The CSCE/the OSCE
Created between 1973 and 1975 as a diplomatic conference designed to pave the way for East-West dialogue between the European countries that formed the two Cold War blocs, the Conference on Security and Cooperation in Europe (CSCE) developed, as from 1990, into a pan-European security organisation with a very well-organised operational role, particularly in conflict prevention and crisis management.
Two fundamental programmatic documents marked the start of each of these two main periods.
The Final Act of the CSCE, signed at Helsinki on 1 August 1975, was a major political undertaking. It guaranteed the continuity of negotiations between the countries in the two blocs and enabled the dictatorial regimes in the Eastern bloc to be gradually destabilised. As a code of conduct including not just recommendations but also universal principles, the Helsinki Final Act gave to the countries of the West and to political dissidents in the East an effective instrument of protest and means of demanding human rights and fundamental freedoms, and it made a key contribution to the fall of the Communist regimes.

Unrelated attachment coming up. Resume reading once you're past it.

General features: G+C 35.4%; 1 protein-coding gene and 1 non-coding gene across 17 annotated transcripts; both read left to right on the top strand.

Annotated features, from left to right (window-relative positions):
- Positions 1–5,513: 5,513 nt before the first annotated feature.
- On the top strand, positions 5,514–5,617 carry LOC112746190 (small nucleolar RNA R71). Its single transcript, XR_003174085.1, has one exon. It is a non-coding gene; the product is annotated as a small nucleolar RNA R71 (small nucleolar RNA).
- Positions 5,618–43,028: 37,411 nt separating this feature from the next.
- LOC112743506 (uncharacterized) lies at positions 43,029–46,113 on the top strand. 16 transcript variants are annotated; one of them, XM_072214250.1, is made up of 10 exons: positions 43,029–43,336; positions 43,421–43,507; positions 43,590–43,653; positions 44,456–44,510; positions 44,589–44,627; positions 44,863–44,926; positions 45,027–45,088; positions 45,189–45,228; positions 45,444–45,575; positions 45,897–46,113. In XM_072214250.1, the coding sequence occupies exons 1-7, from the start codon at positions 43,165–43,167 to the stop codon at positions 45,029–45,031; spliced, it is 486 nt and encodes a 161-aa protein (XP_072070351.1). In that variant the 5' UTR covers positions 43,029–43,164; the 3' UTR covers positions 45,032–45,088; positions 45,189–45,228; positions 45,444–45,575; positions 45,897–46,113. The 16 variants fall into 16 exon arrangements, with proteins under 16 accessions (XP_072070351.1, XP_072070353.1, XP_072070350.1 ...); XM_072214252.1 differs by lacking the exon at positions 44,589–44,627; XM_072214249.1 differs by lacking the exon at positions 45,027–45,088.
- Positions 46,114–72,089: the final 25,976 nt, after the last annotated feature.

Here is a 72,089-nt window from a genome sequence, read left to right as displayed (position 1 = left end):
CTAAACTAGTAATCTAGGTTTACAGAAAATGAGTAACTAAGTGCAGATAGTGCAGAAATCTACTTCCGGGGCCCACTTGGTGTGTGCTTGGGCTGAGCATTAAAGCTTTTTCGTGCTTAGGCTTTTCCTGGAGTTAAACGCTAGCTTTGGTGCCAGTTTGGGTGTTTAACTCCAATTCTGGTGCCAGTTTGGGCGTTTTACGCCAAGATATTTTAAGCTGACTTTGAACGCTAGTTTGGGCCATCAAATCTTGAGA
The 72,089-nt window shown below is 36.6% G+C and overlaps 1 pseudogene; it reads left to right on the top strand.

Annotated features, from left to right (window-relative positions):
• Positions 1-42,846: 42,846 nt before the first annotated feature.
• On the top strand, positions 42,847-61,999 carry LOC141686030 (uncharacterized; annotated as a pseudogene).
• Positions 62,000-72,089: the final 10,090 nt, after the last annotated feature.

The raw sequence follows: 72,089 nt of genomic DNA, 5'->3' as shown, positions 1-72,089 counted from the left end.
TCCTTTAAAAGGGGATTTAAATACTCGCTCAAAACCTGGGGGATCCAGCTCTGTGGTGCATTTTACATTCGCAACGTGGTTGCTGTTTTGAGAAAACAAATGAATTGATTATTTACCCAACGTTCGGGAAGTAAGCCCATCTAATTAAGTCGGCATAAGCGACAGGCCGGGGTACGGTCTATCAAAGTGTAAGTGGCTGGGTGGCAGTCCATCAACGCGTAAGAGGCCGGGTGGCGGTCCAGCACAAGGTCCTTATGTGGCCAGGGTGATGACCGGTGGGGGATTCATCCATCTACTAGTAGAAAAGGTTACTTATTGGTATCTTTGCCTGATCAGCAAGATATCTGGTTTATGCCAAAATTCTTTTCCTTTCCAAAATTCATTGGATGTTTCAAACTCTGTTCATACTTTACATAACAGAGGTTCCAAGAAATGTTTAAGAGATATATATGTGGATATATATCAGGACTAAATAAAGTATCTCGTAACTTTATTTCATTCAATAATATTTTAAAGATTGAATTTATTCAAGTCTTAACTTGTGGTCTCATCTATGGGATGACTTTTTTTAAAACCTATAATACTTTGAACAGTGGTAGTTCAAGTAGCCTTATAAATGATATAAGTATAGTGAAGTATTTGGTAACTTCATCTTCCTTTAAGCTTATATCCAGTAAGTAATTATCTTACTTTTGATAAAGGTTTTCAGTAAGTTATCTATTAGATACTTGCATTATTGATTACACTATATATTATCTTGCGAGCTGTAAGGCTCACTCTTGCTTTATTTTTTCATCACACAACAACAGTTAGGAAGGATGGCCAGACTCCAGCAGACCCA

The Charter of Paris for a New Europe, dated 21 November 1990, continued the link established by the Helsinki process between the concepts of collective security and respect for human rights in a new, larger and more heterogeneous geopolitical area. It renewed the political undertaking given by the former CSCE participants and reformed what had been a forum for consultation, providing it with permanent structures and an action programme. The progressive institutionalisation of the CSCE and its conversion into an international organisation was embodied in its change of name from 1 January 1995, when it became the Organisation for Security and Cooperation in Europe (OSCE).